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New NRCHS director begins duties

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WORTHINGTON -- Just more than a week into his new job as director of Nobles-Rock Community Health Services, Brad Meyer is growing familiar with the services offered by the agency and getting to know the staff.

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Meyer, a native of Cherokee, Iowa, began his duties with NRCHS Dec. 4, filling a position that had been vacant for nearly two years. He will oversee nearly 30 employees who work between the Worthington and Luverne offices.

Prior to his move to Worthington in late November, Meyer worked as the primary care clinic director for Public Health Care Inc., of Des Moines. In that position, he oversaw staff that included pediatricians, general internists, family practice physicians, nurse practitioners, physician assistants, nursing staff and translators. The federally qualified community health center served patients who, for the most part, were either uninsured or underinsured.

Meyer said the position with NRCHS "seemed like a very good fit for me," adding that he was looking for a job that brought him closer to his northwest Iowa roots.

A graduate of Correctionville (Iowa) High School, Meyer joined the Army National Guard with plans to pursue a career in law enforcement -- following in the footsteps of several of his Iowa and Nebraska relatives. Those plans changed, however, while studying for his undergraduate degree in criminal justice at Bellevue University in Nebraska.

"I was working as a residential treatment counselor in the Boys and Girls Home in Sioux City," he said. "I knew that I wanted to be in a profession where I was helping people, but I didn't think law enforcement was it."

After earning his undergraduate degree, Meyer joined a volunteer fire department and eventually became an EMT. That experience grew into a job as the emergency services director in Hawarden, Iowa, where he was paid to complete paramedic schooling. Four years later and at a crossroads in his career, Meyer said he had to choose between earning his master's degree or going into nursing. He returned to Bellevue University for the master's degree, which he earned in health care administration.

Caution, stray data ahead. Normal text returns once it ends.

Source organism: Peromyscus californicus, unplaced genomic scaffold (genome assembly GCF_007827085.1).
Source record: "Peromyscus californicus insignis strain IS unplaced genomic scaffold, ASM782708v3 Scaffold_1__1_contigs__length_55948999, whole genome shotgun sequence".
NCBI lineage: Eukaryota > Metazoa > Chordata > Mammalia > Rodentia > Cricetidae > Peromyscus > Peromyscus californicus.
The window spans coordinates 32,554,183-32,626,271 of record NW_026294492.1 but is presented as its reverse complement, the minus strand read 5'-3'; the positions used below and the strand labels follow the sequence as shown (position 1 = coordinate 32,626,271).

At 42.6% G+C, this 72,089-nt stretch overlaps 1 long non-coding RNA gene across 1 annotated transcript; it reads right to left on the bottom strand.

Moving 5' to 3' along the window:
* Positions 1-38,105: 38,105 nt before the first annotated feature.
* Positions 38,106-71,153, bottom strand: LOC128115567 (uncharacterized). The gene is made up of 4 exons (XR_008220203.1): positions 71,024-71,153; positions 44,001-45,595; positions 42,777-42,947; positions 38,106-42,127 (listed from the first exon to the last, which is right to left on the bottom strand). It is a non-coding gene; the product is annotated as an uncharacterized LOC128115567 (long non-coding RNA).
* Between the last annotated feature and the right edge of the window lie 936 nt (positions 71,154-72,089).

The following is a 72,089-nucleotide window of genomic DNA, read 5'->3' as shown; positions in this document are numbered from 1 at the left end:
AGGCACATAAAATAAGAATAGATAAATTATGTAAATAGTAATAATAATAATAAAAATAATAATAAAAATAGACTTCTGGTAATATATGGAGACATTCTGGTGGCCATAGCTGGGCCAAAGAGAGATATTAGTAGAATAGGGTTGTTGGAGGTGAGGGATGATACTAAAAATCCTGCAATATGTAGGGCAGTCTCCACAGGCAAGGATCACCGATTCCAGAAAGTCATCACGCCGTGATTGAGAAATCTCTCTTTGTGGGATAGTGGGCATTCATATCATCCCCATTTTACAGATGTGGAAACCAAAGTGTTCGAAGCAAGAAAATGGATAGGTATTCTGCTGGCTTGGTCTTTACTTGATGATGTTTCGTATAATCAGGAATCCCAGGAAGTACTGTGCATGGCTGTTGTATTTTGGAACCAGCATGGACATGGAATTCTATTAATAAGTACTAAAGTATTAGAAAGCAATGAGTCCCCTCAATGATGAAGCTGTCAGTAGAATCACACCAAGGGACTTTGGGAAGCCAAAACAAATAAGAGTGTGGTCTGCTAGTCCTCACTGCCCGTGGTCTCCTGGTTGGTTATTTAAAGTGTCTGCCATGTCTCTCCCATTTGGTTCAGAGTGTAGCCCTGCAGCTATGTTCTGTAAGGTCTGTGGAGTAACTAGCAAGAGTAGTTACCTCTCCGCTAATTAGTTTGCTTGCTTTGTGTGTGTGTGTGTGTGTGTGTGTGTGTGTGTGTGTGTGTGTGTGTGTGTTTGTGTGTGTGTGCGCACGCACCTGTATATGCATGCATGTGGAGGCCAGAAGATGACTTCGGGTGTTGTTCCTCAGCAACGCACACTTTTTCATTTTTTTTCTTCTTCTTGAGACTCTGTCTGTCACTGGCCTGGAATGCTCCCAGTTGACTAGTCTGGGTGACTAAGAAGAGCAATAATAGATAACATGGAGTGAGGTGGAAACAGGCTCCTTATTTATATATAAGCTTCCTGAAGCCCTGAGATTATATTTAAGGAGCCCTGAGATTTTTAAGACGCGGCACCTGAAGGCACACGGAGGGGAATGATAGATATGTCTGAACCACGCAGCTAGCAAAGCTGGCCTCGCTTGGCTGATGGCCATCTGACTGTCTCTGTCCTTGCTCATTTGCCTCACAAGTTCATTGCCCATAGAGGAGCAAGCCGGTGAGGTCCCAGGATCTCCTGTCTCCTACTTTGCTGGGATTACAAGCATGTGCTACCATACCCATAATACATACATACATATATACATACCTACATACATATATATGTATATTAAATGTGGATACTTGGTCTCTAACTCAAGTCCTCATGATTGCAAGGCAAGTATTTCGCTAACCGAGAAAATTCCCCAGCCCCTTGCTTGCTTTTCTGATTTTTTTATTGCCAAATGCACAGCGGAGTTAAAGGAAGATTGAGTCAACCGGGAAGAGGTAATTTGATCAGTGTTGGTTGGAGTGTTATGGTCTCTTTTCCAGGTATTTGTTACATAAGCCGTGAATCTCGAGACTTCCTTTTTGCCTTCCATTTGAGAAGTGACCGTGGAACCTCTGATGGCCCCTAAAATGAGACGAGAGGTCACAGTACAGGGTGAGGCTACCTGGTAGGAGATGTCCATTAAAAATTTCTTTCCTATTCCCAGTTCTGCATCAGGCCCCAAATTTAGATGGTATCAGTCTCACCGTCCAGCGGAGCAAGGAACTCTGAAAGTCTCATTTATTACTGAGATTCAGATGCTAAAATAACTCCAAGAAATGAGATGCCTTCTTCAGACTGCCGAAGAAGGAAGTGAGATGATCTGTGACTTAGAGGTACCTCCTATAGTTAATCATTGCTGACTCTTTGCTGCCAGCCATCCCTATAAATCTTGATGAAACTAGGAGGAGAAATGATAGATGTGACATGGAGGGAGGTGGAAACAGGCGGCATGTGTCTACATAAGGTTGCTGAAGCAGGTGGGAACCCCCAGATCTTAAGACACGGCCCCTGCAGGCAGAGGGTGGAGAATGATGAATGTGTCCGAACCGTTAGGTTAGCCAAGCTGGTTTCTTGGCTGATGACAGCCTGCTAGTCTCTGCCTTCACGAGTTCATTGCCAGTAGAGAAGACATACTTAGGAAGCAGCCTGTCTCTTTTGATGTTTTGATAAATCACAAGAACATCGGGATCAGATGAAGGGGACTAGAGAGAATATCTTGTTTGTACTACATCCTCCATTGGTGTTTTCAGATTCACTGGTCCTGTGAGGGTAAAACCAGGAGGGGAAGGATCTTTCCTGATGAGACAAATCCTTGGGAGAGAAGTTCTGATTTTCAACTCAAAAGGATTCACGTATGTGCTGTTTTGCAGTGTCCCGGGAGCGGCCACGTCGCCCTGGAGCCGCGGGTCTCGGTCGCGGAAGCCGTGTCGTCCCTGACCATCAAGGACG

"It was kind of a winding, twisting road that got me to where I am today," he said.

Meyer doesn't have any "big plans" for changes in the way NRCHS operates, although he said he will monitor how the agency can best serve its patients and the community. Already, he foresees work needed with how the WIC (Women, Infants and Children) program is operated, such as finding more space and accommodating the growing needs of the program.

"Our WIC clinic continues to exceed the resources we have," he said. "We have a growing number of people signing up every month for WIC services."

Additionally, Meyer said he'd like to see more services provided in the maternal child health program as well as others administered by NRCHS.

"There are other opportunities down the road that I feel would be very beneficial for our communities, if we can get the funding for it," he added.

During the past two years, in the absence of an administrator, the agency went to a team leader approach, which Meyer said is effective and will remain in place.

"I used that (concept) in Des Moines, and it worked very well," he said. "It's impossible for me to know what everyone is doing and keep track of everyone. The team leaders will help me in that aspect."

As director of public health for two counties, Meyer said he plans to have dedicated time in Rock County, although a majority of his schedule will be out of the Worthington office.

"As soon as space is available for me, I will be spending Tuesdays in Rock County and an afternoon or a couple of half days over there as well," Meyer said. "My goal is to make sure they feel represented."

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Julie Buntjer
Julie Buntjer joined the Daily Globe newsroom in December 2003, after working more than nine years for weekly newspapers. A native of Worthington and graduate of Worthington High School, then-Worthington Community College and South Dakota State University, she has a bachelor's degree in agriculture journalism. At the Daily Globe, Julie covers the agricultural beat, as well as Nobles County government, watersheds, community news and feature stories. In her spare time, she enjoys needlework (cross-stitch and hardanger embroidery), reading, travel, fishing and spending time with family. Find more of her stories of farm life, family and various other tidbits at www.farmbleat.areavoices.com.
(507) 376-7330
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